Heart of Morning

Photo by unknown artist
Photo by unknown artist on Pikist
Your heart is the morning
a beautiful mist
dappled in sunlight
each touch is a kiss
Your thought in the weather
of tremulous heart
is song like a child’s
I’m taken apart
Ah land ever lovely
I sing at your thought
in your lull I will listen
breathe never for naught

Wind Song

Photo by Dan Meyers
Photo by Dan Meyers on Unsplash
Old as the sound of the wind
new as its touch unseen
Soft as the world’s own whisper
suddenly heard
Fair as mist-bright weather
dark as mystery’s heart
So the song of the one I call my land
of voice so small come
sea-deep words

Loss of an Hourglass

Photo by Gif Frame
Photo by Gif Frame on Unsplash
A frustrated hourglass, stiff and fragile:
the sand slips through grain by grain.
They slip through smoothly, time still passes:
its curved body cannot contain.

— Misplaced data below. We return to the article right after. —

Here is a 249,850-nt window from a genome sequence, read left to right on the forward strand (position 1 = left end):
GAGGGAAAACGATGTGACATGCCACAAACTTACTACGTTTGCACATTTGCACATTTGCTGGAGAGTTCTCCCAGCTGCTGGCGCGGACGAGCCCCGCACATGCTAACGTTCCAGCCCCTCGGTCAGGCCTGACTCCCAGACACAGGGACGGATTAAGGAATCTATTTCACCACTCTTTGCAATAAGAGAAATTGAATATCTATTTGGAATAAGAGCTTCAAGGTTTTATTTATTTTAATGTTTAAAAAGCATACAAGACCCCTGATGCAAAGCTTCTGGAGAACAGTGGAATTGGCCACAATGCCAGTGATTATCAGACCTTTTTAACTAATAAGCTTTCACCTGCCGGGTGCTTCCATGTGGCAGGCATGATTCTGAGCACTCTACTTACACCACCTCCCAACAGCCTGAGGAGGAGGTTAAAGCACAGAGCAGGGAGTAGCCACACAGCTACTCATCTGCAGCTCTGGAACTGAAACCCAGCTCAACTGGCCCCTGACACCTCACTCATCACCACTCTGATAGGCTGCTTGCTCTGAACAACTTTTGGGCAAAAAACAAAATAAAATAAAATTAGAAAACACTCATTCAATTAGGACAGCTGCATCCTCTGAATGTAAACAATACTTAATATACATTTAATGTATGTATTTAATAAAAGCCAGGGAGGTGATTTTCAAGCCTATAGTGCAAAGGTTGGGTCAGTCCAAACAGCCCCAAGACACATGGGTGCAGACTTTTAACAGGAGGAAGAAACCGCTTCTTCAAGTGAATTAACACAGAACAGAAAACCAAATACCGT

The glass bends inward to grasp each grain
as sand dances through its open hand.
Each crystal falls like precious rain
the sand so fine flows on like time.
A lonely hourglass has lost its last:
an empty peace so calm and still.
The desperate pain left nothingness,
but the glass is turned and so the sand will spill.

My Land, My Love

Photo by Peter Steiner
Photo by Peter Steiner on Unsplash
I am here…
holding your heart with each thought
breathing your presence as written words take form
sighing of each inward breath
until of my labor at last I birth
song enough to say my secret
verse enough to voice this truth
poem enough to remember these moments
that should I be drawn away
I should find my away again
find again my love and know her

Our Sacred Stories

Photo by Ric Perin
Photo by Ric Perin on Pexels